Christian Standard: Faith Factors
This column about the number of churches according to the U.S. Religion Census cites a July 29, 2022, Wall Street Journal article, in which Baylor professors Byron Johnson and Jeff Levin claimed the U.S. Religion Census undercounted the total number of congregations by between 26-40%.
The Wacoan: Texas History, Texas Treasures
Under the umbrella of the Texas Historical Commission, the McLennan County Historical Commission keeps history alive in Waco. Sylvia Hernandez, certified archivist of The Texas Collection at Baylor, discusses the MCHC’s work on historical markers as well as carrying out its goal to encourage historical education through the Heart of Texas Regional History Fair, which Hernandez chairs and is hosted by Baylor.
ABOUT BAYLOR MEDIA & PUBLIC RELATIONS
Baylor's Office of Media and Public Relations (M&PR) supports the University's Illuminate strategic plan as a top Christian research university by focusing on faculty research and expert opinions, innovative teaching, major awards and recognition, and community involvement. Through its media training workshops, the Baylor M&PR team develops faculty experts to effectively communicate the impact of their research or speak as subject-matter experts into national trends and conversations with media outlets, through Hot Topics and on the Baylor Connections podcast. Our faculty expert directory is available on the M&PR website.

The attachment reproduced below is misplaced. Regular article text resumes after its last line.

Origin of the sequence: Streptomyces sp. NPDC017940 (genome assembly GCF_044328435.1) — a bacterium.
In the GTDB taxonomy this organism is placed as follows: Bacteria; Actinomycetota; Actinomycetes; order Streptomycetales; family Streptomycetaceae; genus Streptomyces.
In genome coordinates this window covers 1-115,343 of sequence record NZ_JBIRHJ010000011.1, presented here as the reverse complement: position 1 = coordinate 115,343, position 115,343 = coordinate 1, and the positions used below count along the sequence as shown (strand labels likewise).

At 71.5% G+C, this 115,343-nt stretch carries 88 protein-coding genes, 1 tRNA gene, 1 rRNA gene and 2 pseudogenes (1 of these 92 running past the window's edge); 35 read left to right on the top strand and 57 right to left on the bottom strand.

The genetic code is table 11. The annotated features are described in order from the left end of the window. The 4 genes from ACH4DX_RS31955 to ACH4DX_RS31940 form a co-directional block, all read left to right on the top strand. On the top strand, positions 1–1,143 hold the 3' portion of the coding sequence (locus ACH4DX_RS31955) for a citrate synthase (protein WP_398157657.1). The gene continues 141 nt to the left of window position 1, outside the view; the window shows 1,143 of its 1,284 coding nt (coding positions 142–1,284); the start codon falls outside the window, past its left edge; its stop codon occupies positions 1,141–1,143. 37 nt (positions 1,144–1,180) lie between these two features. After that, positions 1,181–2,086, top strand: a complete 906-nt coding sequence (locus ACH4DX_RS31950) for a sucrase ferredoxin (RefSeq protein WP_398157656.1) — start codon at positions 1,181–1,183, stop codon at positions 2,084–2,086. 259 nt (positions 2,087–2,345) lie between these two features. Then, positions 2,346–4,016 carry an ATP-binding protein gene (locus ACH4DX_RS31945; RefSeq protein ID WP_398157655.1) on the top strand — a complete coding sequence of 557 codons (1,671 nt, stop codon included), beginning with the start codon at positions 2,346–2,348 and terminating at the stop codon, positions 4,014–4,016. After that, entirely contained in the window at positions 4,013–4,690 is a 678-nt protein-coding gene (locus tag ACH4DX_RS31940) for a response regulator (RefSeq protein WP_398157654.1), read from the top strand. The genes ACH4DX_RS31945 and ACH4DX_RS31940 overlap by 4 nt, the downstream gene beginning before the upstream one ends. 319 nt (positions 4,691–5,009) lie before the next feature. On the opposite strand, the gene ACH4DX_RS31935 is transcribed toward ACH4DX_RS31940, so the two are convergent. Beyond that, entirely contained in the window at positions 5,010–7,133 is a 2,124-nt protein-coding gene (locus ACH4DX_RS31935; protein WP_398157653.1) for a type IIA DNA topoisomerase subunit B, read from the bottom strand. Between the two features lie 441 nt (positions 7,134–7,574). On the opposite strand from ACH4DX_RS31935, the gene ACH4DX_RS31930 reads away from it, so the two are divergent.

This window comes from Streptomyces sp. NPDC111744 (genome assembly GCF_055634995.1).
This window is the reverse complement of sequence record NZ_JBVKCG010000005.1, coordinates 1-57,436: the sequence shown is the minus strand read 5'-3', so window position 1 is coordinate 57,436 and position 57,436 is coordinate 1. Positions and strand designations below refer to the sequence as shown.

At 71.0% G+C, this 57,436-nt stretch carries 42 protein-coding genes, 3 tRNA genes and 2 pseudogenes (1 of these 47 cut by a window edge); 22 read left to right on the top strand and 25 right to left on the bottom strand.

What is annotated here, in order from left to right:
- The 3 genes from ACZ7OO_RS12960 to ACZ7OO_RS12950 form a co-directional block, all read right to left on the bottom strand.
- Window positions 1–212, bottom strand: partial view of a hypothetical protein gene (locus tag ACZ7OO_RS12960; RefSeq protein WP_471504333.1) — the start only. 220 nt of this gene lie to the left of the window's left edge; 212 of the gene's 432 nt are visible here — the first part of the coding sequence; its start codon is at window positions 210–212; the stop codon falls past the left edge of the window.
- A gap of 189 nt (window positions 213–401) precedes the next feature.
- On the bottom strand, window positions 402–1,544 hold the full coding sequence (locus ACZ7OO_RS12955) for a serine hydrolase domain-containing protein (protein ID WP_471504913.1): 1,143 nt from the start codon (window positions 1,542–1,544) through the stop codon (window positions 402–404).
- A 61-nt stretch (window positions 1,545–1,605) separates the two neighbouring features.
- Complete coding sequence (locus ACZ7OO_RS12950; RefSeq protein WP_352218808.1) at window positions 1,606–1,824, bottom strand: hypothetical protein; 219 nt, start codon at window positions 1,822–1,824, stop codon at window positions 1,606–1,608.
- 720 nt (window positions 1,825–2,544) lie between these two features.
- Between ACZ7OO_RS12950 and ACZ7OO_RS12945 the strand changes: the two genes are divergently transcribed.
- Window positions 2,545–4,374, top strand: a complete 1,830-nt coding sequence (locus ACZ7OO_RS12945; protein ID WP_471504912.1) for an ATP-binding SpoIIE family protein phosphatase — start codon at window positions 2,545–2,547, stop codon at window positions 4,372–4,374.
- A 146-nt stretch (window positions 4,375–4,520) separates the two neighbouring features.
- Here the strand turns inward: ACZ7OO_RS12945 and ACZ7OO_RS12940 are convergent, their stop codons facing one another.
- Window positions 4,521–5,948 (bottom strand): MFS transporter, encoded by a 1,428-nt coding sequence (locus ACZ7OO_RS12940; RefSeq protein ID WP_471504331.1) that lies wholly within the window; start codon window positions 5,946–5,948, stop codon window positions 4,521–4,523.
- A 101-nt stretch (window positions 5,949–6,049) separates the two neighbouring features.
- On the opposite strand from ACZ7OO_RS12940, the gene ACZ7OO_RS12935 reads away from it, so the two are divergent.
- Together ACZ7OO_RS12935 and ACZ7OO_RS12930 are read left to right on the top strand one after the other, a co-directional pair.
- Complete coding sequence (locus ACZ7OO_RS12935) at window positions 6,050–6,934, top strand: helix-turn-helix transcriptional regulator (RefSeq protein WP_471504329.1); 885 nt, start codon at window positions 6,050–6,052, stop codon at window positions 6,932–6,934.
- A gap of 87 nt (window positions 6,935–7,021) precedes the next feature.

ABOUT BAYLOR UNIVERSITY
Baylor University is a private Christian University and a nationally ranked Research 1 institution. The University provides a vibrant campus community for more than 20,000 students by blending interdisciplinary research with an international reputation for educational excellence and a faculty commitment to teaching and scholarship. Chartered in 1845 by the Republic of Texas through the efforts of Baptist pioneers, Baylor is the oldest continually operating University in Texas. Located in Waco, Baylor welcomes students from all 50 states and more than 100 countries to study a broad range of degrees among its 12 nationally recognized academic divisions.